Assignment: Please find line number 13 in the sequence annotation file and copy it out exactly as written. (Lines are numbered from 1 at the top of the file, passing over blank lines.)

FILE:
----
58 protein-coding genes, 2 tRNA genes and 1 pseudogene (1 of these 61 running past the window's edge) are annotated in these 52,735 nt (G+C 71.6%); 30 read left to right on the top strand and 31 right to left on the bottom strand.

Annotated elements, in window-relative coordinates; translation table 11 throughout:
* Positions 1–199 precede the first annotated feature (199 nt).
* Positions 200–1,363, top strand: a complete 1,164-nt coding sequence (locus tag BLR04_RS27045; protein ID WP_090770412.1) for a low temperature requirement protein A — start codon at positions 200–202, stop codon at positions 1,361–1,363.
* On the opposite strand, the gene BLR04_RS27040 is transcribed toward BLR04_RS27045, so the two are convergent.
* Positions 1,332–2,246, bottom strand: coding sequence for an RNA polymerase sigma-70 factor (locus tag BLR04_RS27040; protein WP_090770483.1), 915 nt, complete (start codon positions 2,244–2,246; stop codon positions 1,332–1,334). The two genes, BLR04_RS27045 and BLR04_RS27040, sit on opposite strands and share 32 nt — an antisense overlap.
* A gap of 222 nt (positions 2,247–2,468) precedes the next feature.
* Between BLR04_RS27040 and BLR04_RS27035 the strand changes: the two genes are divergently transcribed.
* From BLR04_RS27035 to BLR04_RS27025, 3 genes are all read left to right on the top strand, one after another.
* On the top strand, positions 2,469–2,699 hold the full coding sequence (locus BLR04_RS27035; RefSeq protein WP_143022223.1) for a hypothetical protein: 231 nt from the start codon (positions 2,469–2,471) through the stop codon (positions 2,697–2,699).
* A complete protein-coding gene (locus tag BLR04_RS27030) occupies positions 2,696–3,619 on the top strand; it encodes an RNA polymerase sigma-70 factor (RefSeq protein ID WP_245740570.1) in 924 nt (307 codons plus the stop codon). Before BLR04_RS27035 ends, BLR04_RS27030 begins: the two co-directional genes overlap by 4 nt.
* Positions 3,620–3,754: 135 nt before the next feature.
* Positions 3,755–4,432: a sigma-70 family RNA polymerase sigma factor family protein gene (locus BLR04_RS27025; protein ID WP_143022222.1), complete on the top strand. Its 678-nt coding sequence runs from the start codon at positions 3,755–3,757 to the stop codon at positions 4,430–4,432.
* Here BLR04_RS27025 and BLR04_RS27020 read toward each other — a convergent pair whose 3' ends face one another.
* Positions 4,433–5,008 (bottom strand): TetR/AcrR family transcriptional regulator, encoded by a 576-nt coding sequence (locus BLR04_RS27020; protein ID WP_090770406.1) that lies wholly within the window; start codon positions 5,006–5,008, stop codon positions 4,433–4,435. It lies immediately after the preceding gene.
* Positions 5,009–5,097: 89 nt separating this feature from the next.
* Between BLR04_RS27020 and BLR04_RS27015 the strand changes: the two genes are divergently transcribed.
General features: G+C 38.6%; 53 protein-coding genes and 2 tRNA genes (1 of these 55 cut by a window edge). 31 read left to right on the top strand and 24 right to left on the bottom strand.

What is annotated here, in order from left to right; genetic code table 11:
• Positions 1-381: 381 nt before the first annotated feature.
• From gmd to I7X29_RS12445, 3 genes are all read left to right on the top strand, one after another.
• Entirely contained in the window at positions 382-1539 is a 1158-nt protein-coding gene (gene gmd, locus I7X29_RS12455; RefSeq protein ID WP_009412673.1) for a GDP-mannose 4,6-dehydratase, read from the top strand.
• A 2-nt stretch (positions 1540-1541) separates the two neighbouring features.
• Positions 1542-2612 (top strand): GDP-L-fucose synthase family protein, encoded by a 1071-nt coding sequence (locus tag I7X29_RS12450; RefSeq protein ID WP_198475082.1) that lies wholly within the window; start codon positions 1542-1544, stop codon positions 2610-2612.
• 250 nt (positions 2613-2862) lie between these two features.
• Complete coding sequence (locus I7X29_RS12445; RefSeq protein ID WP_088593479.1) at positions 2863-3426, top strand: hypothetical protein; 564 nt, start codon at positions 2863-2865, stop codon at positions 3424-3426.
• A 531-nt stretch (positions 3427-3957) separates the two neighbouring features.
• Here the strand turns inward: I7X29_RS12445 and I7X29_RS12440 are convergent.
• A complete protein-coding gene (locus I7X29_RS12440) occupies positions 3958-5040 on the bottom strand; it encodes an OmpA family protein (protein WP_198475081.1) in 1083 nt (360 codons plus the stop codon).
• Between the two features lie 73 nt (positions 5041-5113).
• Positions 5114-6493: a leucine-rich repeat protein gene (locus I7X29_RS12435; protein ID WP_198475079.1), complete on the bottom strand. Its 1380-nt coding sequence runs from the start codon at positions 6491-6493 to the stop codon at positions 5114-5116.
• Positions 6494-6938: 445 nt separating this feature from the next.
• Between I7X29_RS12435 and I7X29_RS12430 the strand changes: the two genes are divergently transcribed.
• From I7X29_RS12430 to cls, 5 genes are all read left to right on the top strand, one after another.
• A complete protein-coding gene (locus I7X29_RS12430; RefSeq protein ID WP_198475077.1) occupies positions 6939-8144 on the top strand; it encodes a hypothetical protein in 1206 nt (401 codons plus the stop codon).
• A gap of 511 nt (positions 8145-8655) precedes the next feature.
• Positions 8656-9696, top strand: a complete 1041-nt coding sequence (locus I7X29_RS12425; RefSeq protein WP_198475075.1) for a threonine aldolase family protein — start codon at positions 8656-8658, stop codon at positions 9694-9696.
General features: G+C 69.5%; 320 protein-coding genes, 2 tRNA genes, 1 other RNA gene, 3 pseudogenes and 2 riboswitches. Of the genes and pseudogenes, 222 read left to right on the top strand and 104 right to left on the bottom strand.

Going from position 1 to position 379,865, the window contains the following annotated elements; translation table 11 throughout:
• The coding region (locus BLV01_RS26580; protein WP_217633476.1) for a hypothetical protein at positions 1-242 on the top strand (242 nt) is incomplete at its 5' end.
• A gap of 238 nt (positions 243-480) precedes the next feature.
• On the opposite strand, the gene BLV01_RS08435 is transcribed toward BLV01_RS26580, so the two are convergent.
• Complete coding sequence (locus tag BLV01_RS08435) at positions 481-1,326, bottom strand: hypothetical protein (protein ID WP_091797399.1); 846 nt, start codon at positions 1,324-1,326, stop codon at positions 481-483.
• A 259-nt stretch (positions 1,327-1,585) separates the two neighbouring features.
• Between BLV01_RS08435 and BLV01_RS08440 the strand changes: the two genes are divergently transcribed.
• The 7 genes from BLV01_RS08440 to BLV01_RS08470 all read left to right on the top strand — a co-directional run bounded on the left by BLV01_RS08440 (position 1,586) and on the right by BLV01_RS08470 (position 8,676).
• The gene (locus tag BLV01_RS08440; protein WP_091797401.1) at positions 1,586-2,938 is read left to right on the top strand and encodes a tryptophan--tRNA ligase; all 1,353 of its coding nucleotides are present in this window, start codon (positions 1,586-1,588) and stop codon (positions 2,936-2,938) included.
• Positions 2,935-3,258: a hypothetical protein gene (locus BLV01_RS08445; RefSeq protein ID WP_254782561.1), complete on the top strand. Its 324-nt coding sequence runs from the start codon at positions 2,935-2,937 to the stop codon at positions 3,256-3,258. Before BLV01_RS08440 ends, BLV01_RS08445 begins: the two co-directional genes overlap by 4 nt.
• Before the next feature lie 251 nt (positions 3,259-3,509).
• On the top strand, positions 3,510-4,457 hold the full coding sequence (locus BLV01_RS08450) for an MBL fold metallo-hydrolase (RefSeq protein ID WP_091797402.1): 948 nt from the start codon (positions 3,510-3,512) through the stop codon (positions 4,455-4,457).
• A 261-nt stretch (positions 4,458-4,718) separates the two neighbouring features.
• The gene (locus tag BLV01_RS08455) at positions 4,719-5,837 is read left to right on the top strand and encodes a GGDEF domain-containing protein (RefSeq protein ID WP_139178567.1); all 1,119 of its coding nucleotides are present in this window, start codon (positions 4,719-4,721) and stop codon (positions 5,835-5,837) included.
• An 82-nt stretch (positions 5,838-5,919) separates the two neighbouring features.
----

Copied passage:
* Positions 3,755–4,432: a sigma-70 family RNA polymerase sigma factor family protein gene (locus BLR04_RS27025; protein ID WP_143022222.1), complete on the top strand. Its 678-nt coding sequence runs from the start codon at positions 3,755–3,757 to the stop codon at positions 4,430–4,432.